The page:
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1999 – Parvin vs. Dean: Lawsuit for Death of Unborn Child

Judge Bonnie Sudderth granted summary judgment in favor of parents who suffered the death of their unborn child as the result of a car accident, on the following facts:  The mother of the child was struck by another vehicle while driving through an intersection.  The other driver stipulated that he was negligent in causing the collision and the woman was not at fault. 

Immediately after the collision, the woman, who was 9-months pregnant at the time, felt her baby kicking in the womb.  Although her water did not break and she had no bleeding, an ambulance took her from the accident scene to a hospital as a precautionary measure.  Her unborn child died in the womb en route to the hospital. 

The next day, knowing that her child was no longer alive and with her husband by her side, she endured more than nine hours of labor to deliver her stillborn daughter.  The undisputed medical evidence proved that the child was fully developed, viable and could have lived outside the womb immediately before the collision, she had the capacity to cry at the time of the collision, she was alive at the time of the collision but survived only for a short period of time thereafter, and, finally, that the collision was the cause of the child’s death.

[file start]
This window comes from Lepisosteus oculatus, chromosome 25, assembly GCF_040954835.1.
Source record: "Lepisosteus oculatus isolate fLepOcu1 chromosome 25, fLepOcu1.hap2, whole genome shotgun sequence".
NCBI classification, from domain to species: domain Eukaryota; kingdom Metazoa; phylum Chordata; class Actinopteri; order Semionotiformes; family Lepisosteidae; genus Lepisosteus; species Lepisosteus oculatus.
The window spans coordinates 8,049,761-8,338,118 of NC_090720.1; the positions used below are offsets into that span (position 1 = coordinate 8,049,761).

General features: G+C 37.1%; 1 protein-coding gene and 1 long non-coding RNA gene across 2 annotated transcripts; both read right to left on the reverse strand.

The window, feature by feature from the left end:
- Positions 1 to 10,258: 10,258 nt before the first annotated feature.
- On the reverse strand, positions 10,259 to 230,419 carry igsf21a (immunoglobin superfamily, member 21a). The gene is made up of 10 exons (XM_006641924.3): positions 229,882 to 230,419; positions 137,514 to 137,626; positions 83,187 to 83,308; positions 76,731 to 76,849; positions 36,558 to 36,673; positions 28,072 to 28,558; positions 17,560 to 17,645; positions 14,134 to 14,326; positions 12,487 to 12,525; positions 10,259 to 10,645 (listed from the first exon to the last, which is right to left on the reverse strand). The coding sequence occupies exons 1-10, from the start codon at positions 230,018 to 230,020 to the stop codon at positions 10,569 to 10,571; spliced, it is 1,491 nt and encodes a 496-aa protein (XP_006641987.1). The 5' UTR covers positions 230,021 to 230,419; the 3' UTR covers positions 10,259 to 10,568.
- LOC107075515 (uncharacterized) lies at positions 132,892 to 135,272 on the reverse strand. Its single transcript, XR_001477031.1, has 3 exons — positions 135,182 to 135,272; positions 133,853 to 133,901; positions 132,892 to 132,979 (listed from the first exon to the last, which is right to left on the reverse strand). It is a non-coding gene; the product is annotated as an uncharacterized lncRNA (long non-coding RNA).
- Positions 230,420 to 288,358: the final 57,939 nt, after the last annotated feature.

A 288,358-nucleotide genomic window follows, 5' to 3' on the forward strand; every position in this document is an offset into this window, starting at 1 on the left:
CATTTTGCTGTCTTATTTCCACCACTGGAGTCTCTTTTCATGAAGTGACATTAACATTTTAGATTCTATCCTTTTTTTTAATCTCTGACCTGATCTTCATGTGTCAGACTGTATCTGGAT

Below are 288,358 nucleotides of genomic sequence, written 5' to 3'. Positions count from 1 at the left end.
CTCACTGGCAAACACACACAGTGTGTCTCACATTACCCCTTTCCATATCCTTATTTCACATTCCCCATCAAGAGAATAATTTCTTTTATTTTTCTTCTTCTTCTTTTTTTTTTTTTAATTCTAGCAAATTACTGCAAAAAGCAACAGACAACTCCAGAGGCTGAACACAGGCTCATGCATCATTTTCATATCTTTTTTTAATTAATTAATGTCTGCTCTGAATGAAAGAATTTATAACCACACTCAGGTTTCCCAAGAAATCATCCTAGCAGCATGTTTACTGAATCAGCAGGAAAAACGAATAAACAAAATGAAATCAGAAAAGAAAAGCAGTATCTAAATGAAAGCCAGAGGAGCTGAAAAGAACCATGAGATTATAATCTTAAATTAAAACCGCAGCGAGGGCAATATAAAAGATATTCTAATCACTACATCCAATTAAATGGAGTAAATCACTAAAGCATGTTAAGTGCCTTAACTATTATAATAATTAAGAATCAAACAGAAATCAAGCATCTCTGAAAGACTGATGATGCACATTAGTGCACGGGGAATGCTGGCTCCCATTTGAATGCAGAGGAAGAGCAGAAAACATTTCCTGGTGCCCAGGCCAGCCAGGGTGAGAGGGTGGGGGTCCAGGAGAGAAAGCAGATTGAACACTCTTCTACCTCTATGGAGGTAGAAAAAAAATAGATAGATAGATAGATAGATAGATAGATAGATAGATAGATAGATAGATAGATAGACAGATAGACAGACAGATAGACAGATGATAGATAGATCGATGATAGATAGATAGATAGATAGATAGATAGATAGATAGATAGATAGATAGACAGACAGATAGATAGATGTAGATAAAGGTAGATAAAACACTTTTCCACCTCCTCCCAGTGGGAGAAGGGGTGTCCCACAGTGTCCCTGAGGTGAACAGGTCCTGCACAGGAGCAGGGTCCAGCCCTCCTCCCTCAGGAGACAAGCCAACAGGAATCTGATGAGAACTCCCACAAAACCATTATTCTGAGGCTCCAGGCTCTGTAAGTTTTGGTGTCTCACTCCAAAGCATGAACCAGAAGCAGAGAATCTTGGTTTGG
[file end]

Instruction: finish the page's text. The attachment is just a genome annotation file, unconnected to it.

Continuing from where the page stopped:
The law at the time this case was filed in the 352nd District Cout was that while Texas parents could recover for the wrongful death of a child who died only moments after birth, parents could not sue for the wrongful death for a child who was not born alive.  The law also provided that while the mother could recover for her own mental anguish due to the death of her daughter, the father could not recover for his mental anguish.

Judge Sudderth granted summary judgment, ruling that a viable unborn child was an “individual” within the scope of the Wrongful Death Act, and should not be excluded under the statute because she was not born alive.  Judge Sudderth also ruled that the father was entitled to the same rights as a mother to recover mental anguish damages for the loss of his child.

Judge Sudderth’s decision was appealed to the Second Court of Appeals, who, sitting en banc, upheld Judge Sudderth’s ruling.  Justice Dixon Holman authored the opinion, which can be found at:  Parvin v. Dean, 7 S.W.3d 264 (Tex. App. – Ft  Worth 1999).  In a subsequent unrelated case, the Texas Supreme Court criticized the Parvin v. Dean decision, but shortly thereafter the Texas Legislature amended the statute to codify this result.

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Cases from the 352nd District Court

Welcome to the 352nd District Court.  The purpose of this website is to provide a history of the more interesting or notable cases from the 352nd District Court of Tarrant County, Texas.

A Brief History of the 352nd District Court: